The ‘Odd’yssey

So, the magnanimous Lady L and I have been on a world tour for the past week:

Saturday: Tallahassee, Fla.
Sunday: Birmingham, Ala.
Monday: Atlanta, Ga.
Tuesday: Scottsboro, Ala., and Nashville, Tenn.
Wednesday: Lexington, Ky., and Charleston, W.Va.
Thursday through Sunday: Baltimore, Md.

OK, so that last part is still mostly “to come.” But let’s just say that explains the (perhaps welcome) void on the Internet while has gone dark.

There’s so much to say about each adventure. It’s been a wonderful trip. Each day has been better than the one prior. Each city met and exceeded our expectations. Well, we weren’t overly fond of Lexington, but then again, we only stopped at a Starbucks there. And Tallahassee was just plain cold. Amazing how South Florida was 89 degrees when we left, and its capital city was 50-odd degrees when we arrived. Once again, its saving grace was Starbucks.

I hope to record our other wonderful adventures at a later time. Right now I am nursing a scorching sore throat (I had to buy a winter coat in Oxford, Ala., because my thin Florida blood can’t hack this fall weather) and I’m living at Lady L’s parents’ house, where I am being treated like royalty.

This is the best and yet weirdest part of the odyssey. I’m getting to see Baltimore like I never have, and frankly never expected I would. I lived 40 minutes down the freeway for eight years and barely traveled up here. I guess I always thought I’d have the opportunity to get to know this neck of the woods. And luckily, today I got to explore Fells Point and Canton in a way I never have. (I ate at Ra earlier this year. My big exposure to Baltimore. Whee.) Lady L, Mrs. L and I ate at Shucker’s and enjoyed a midday dessert at Vaccaro’s (rum cake. NOM) before finishing off the day with tomato-basil soup from La Madeline.

What makes this part of the journey put the “odd” in “odyssey”? Because I have never lived in a real house. On a real street. With a backyard and furniture and enough bedrooms for everyone. Where the adults in the house pay the bills, buy the food and take care of the “kids.” No fighting, no tension … no problems whatsoever. It’s like a 1950s sitcom; the only thing missing is a talking horse and a white picket fence. But we have George waddling around the neighborhood in a doggie polar fleece, and that’s even better.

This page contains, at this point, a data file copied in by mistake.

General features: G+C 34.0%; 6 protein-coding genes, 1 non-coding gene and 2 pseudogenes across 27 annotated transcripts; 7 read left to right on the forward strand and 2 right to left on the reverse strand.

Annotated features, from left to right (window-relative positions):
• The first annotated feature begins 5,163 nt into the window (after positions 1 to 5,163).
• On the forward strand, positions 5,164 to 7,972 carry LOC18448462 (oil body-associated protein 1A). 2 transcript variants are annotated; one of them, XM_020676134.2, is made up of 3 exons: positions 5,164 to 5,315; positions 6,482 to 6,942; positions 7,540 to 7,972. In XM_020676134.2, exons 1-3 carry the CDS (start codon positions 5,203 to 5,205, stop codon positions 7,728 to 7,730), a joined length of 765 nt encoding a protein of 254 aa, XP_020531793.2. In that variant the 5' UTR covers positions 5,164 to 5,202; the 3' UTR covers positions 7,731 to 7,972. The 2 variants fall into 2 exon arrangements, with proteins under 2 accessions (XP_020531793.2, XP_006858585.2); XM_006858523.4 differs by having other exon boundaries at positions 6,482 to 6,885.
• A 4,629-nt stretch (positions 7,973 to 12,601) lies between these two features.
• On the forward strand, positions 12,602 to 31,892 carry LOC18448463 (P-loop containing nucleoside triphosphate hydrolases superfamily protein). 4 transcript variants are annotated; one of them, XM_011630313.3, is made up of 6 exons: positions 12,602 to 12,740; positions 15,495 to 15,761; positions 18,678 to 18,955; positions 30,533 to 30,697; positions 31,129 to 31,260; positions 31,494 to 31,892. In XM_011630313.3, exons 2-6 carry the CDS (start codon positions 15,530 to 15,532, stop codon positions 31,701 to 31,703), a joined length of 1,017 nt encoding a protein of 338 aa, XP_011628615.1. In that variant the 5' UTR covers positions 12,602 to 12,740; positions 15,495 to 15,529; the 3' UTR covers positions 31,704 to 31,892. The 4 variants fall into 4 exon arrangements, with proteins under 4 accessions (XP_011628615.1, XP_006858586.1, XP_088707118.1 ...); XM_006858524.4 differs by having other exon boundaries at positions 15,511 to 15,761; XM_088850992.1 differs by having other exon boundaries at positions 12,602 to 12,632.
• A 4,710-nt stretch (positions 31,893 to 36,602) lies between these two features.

And while I’ve loved all the opportunities on this trip, it’s made me sad. Sad for a childhood I didn’t have. Sadder still that my mother, grandparents and great-grandparents never knew this kind of a life either. I realize they couldn’t have given it to me because, not only did they lack the means, but they never really knew how.

And it goes back to an earlier post I wrote that I’m too lazy to link to, that most people will never know what they’ll never be able to have.

The only real moments of stress I’ve had on this trip was when we talked about work (which decreased with every time zone/state line we crossed) and when mentions of my mother came up. Watching Lady L and Mrs. L giggle and gossip like my mom and I used to, well, has been a bit bittersweet. I envy them. I love them. I’m glad to be accepted into the family circle for as long as I want to be a part of it. I just wish I didn’t revile my mother so much for the unfortunate event of her living with me and probably never moving out.

Of course, the lovely family here has offered to adopt me. Especially if I ever want to relocate to the D.C. area. Which, if weather were the only factor, I’d say give me my beach life, thanks. But for culture and authenticity and excitement, sign me up, baybee.

Mrs. L found a lovely tote bag at Trixie’s Palace she wanted me to have today. It had a slogan on it that I can’t recall right now. But I do recall very clearly what she said to me — that I need to mark this period of my life with the things that make me, me. That my thoughts and tastes and jobs have evolved over the years, and I need for my wardrobe, apartment and life to reflect who I am now. That I used to have all black furniture, worked all the live-long day, and would never wear white. Now I’ve introduced color (beach colors — brown, blue and beige) into my home. And that it’s time to unpack my boxes already and really LIVE in that apartment I pay so dearly for.

I did note that I am wearing sea glass around my neck — my memento of my beach life as I toured the cold, dirty (albeit genteel) South. Because that’s what I’m returning to. For now, forever or for at least till I figure out my next move.

It’s been a thought-provoking trip overall. I rediscovered my grandfather’s memory in Nashville, my grandmother’s here in Little Italy and, somewhere around the Unclaimed Baggage Center, which, incidentally, stands in front of a cemetery (full of unclaimed caskets?), I started to understand my mother. Not forgive her or even LIKE her. But I started to “get” her.

It’s been an emotional journey. And it surely will be until I fly out of here on Sunday. And, I suspect, I will come out of this a changed person. What started as a road trip with a friend gave me a whole lot of adventures, experiences, conversations and hard, uncomfortable looks at the person with whom I spend the most time: me.

Lady L might have found her voice in Maryland, but I’m pretty sure I rediscovered my fire somewhere in the arts district of Atlanta. And as God as my witness, I will never be (spiritually) hungry again.

To be continued…

One Lonely Response to The ‘Odd’yssey

  1. Michael :

    Wish I could have taken off work to meet you for coffee/lunch in Lex. Sadly, living an hour and a half north now (Cincinnati area) and moving apartments ate up my remaining personal time for the year. Maybe next time you’re up this way!!